process.StartInfo.RedirectStandardOutput = true;
    var stdOutput = new StringBuilder();
    process.OutputDataReceived += (sender, args) => stdOutput.AppendLine(args.Data); // Use AppendLine rather than Append since args.Data is one line of output, not including the newline character.

    string stdError = null;
    try
    {
        process.Start();
        process.BeginOutputReadLine();
        stdError = process.StandardError.ReadToEnd();
        process.WaitForExit();
    }
    catch (Exception e)
    {
        throw new Exception("OS error while executing " + Format(filename, arguments)+ ": " + e.Message, e);
    }

    if (process.ExitCode == 0)
    {
        return stdOutput.ToString();
    }
    else
    {
        var message = new StringBuilder();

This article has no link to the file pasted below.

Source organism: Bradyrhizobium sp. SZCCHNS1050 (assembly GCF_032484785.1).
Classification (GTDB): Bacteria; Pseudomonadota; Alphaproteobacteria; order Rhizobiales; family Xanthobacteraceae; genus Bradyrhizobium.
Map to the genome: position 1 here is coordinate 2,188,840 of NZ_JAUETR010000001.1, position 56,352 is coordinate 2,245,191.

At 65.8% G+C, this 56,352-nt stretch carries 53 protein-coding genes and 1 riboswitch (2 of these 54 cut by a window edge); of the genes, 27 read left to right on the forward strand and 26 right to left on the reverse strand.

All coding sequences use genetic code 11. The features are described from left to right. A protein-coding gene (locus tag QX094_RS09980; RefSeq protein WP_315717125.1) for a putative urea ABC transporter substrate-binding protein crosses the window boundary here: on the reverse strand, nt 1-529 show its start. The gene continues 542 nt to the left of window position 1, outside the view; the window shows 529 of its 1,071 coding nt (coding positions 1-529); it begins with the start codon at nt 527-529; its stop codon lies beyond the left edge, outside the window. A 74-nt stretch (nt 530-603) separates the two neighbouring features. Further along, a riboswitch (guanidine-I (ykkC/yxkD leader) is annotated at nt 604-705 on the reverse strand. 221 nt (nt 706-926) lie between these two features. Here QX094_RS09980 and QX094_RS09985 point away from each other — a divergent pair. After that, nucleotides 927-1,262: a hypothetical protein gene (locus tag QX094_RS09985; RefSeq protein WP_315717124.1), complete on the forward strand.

if (!string.IsNullOrEmpty(stdError))
        {
            message.AppendLine(stdError);
        }

        if (stdOutput.Length != 0)
        {
            message.AppendLine("Std output:");
            message.AppendLine(stdOutput.ToString());
        }

        throw new Exception(Format(filename, arguments) + " finished with exit code = " + process.ExitCode + ": " + message);
    }
}

private string Format(string filename, string arguments)
{
    return "'" + filename + 
        ((string.IsNullOrEmpty(arguments)) ? string.Empty : " " + arguments) +
        "'";
}
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  • 3
    A very comprehensive example, Thanks – ShahidAzim Sep 28 '12 at 9:03
  • 2
    Might want to change OutputDataReceived handler to stdOut.AppendLine() – Paul Williams Oct 31 '13 at 17:10
  • 3
    In my opinion, this is a much more comprehensive solution than the accepted answer. I am using it now, and haven't used the accepted one, but that one really looks lacking. – ProfK Mar 8 '15 at 8:03
  • 1
    Thanks for process.StartInfo.RedirectStandardError = true; and if (process.ExitCode == 0) which accepted answer doesn't have. – JohnB Jan 17 '19 at 4:23